Anodizing Aluminum



Callout Requirement
Type IChromic acid bath
Type IBChromic acid - low voltage
Type ICNon-chromic alternative
Type IISulfuric acid bath
Type IIBThin sulfuric acid bath
Type IIIHard anodic coatings
Class 1No dye
Class 2Dyed

MIL-A-8625 is the principal specification covering anodizing of aluminum. AMS-A-8625A has been cancelled and references the latest revision of MIL-A-8625. MIL-A-8625F is the latest revision. It describes anodizing with both sulfuric and chromic acid baths; although oxalic and other acids are mentioned as offering unique properties. See acid-base titrations for analysis instructions for both sulfuric acid and dissolved aluminum in MIL-A-8625 baths. See iodometric titrations for analysis methods to determine concentration of sodium or potassium dichromate in seal baths.

MIL-A-8625 Type II is sometimes called "sulfuric" anodizing. MIL-A-8625 Type III also specifies use of a sulfuric acid bath, but Type III is called "hard coat". The Type III bath normally contains additives and is run at higher current and lower temperature to achieve the harder and thicker coating.

Notes to purchaser ...

A print note reading "Anodize per MIL-A-8625 Type II, Class 1" or "Anodize per MIL-A-8625 Type III, Class 1" is specifying anodizing without a colored dye. A print note reading "Anodize per MIL-A-8625 Type II, Class 2" or "Anodize per MIL-A-8625 Type III, Class 2" is specifying colored anodizing. The sulfuric or Type II anodizing easily accepts dye, and the possibilities span shades of black, blue, gold, brown, red, green and others. It is more difficult to color hard coat (Type III). While anodizing can be colored, it is not quite as easy to match colors and ensure consistent coloration. A competent anodizing shop should be willing to give you a sample to ensure a good color match before you commit to production, and should be willing to include color match in your acceptance criteria.

If your print does not specify a sealing process, Type III will NOT be sealed, while all other types will be sealed. Sealing improves corrosion resistance at the expense of abrasion resistance; to seal or not to seal is a key application factor. Sealing should not be used if the application requires the maximum abrasion resistance. Moreover, the combination of acid type and seal type will affect the corrosion resistance in corrosive atmospheres.

For sealed anodizing, you should specify the type of sealing either on the print or the PO: hot DI water seal works best to improve corrosion resistance of Class 1 (non-dyed) anodizing; nickel acetate or sodium (or potassium) dichromate seal is normally specified for Class 2 anodizing because DI water will leach the dye from the coating..

Acceptance testing and periodic testing are required to prove compliance with the MIL-A-8625 specification. Purchasing due diligence should include inspection of bath records for all process baths, along with acceptance test records and monthly results from coupon testing. If you are serious about the quality of your final product, audit the supplier’s records of monthly corrosion and/or abrasion test results.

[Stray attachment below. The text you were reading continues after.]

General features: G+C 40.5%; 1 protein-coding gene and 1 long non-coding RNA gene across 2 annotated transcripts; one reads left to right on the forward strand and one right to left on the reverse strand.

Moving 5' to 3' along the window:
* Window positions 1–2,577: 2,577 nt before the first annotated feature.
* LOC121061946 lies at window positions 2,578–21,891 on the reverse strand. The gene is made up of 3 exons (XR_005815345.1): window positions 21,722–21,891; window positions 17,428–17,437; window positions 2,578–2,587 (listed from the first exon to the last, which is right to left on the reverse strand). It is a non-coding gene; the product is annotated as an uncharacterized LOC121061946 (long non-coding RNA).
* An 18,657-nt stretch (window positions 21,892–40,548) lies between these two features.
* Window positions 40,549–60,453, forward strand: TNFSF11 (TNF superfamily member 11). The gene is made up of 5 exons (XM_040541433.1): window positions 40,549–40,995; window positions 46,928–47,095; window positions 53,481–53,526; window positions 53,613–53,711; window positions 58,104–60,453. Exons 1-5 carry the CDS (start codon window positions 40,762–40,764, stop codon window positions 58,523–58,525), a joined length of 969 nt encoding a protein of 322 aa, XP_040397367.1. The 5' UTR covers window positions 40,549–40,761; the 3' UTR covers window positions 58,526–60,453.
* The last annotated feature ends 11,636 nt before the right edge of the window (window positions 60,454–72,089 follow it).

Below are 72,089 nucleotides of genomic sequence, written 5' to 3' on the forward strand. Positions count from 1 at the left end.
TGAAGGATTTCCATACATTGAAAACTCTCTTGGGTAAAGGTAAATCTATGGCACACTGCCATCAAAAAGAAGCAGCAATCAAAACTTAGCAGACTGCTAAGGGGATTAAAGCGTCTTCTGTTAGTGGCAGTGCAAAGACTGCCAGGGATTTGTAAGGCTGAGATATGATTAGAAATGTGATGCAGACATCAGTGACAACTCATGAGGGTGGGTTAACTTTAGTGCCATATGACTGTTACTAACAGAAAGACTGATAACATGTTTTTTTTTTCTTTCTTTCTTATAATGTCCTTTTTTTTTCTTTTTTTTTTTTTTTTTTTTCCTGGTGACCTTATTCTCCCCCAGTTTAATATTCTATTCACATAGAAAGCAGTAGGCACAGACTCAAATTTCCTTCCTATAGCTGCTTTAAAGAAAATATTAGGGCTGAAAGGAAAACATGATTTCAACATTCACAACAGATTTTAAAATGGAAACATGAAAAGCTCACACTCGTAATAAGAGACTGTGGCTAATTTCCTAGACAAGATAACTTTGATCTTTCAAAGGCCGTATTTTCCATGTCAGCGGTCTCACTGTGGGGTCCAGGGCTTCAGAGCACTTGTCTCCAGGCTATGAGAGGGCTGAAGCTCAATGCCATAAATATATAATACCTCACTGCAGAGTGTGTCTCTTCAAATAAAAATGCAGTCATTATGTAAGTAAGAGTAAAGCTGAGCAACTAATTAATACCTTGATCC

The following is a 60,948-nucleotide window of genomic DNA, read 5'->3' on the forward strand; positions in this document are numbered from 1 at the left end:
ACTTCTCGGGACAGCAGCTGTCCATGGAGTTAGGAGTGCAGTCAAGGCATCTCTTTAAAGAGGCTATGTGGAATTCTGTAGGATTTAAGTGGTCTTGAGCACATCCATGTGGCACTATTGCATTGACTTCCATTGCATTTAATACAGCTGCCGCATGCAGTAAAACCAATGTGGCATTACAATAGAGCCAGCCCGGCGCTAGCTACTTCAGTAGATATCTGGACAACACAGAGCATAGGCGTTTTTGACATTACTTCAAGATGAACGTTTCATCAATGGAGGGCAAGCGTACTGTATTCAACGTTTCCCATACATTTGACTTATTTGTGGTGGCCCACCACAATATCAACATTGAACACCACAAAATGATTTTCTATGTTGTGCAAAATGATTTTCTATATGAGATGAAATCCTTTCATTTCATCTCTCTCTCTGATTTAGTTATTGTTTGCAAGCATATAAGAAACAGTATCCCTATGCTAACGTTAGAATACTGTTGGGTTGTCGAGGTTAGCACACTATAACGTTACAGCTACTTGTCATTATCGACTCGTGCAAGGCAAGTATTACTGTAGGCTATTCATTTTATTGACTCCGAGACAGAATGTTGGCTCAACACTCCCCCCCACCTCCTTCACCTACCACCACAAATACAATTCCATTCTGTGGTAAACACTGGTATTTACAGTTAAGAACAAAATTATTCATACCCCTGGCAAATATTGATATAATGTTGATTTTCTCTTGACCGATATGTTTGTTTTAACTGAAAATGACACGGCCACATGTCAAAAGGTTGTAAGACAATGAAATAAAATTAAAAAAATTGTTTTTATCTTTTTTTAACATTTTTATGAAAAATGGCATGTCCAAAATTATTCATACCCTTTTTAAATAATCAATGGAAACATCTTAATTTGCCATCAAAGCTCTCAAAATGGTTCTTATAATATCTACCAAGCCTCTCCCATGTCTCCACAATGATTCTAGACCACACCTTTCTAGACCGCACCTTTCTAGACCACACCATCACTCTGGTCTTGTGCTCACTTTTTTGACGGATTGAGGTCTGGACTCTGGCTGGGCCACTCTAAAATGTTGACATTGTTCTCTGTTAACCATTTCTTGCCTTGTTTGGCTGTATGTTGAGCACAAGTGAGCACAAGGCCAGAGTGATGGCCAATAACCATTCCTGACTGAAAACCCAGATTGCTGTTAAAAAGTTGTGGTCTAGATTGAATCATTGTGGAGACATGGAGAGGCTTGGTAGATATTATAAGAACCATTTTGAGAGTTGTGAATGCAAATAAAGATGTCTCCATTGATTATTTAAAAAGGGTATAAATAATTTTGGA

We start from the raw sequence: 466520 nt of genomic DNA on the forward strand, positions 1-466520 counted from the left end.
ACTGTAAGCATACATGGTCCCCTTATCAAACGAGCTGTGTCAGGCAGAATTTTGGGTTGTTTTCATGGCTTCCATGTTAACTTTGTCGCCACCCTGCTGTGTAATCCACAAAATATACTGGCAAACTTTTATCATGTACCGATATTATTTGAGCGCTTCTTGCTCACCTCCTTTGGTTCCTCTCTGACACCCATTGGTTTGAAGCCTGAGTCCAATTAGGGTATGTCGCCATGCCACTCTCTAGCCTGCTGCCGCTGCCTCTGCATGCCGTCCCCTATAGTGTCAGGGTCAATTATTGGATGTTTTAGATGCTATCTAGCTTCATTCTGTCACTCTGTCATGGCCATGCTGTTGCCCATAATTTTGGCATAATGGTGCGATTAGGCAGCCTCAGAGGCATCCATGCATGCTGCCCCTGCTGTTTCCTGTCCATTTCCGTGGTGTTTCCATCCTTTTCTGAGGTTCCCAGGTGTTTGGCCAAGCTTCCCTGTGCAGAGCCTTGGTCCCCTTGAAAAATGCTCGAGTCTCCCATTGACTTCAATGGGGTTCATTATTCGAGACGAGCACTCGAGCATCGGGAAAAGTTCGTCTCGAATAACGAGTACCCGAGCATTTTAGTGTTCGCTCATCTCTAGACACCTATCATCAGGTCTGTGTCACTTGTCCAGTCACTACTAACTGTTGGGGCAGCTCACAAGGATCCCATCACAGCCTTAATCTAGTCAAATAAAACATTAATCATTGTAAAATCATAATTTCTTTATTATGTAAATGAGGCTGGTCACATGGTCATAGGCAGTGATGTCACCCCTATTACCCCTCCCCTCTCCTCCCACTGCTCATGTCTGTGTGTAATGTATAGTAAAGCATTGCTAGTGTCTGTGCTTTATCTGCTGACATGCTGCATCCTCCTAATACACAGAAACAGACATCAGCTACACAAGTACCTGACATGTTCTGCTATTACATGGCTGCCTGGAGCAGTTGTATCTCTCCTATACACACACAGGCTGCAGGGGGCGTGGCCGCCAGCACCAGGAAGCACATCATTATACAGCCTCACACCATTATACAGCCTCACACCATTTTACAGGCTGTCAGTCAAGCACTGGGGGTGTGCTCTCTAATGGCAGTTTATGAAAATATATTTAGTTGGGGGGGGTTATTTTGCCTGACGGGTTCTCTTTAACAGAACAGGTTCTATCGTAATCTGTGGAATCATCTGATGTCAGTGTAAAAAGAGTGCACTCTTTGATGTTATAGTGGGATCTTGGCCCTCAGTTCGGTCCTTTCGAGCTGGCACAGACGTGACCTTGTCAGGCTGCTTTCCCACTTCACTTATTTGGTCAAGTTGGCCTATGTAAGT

Notes to supplier ...

The coloring may be done in one step, with the dye in the anodizing tank, or it may be a post-anodize process. MIL-A-8625 describes various sealing chemistries including hot DI water seal, potassium or sodium dichromate seal and nickel acetate seal. If the type of sealing is not specified as a print note or PO call out, it is wise to clarify with the purchaser.

¶ mentions a "5% aqueous solution of sodium or potassium dichromate". For chemistry nuts, this begs the question as to whether the dihydrate salt (Na2Cr2O7-2H2O) or pure dichromate (Na2Cr2O7) is intended. Given that the dihydrate is the most common form, most anodizers are weighing out 50 g/L of the dihydrate to make up a seal tank. The dihydrate is 13.75% heavier than the pure salt, so the concentration of the pure salt will be 4.4% when the dihydrate concentration is 5%. It would have been better if MIL-A-8625 had followed the lead of the QQ-P-35 passivation specification and made it clear what is meant by "sodium dichromate". Many anodizers also offer passivation per ASTM A967 Nitric 1 or QQ-P-35 Type II, so it is a safe bet that sodium dichromate dihydrate is the salt on hand. See the page on iodometric methods for help with solution maintenance: the titration for sodium or potassium dichromate in a passivation bath is easily adapted to a seal bath.

Although MIL-A-8625 does not specify impurity testing in the anodize bath, it is crucial to process control - aluminum is especially important. A competent anodizing vendor will record aluminum test results and trigger a bath make up when the aluminum concentration tests in the 10-20g/L range. (See acid-base titrations for methods of titration for both sulfuric acid and for aluminum impurities.)

Bath Testing
¶ 4.3.1: analysis to be done on
process baths at least bi-weekly
results and adds to be recorded

Coupon Testing - monthly
¶ coating weight
¶ corrosion resistance
¶ light fastness (dyed)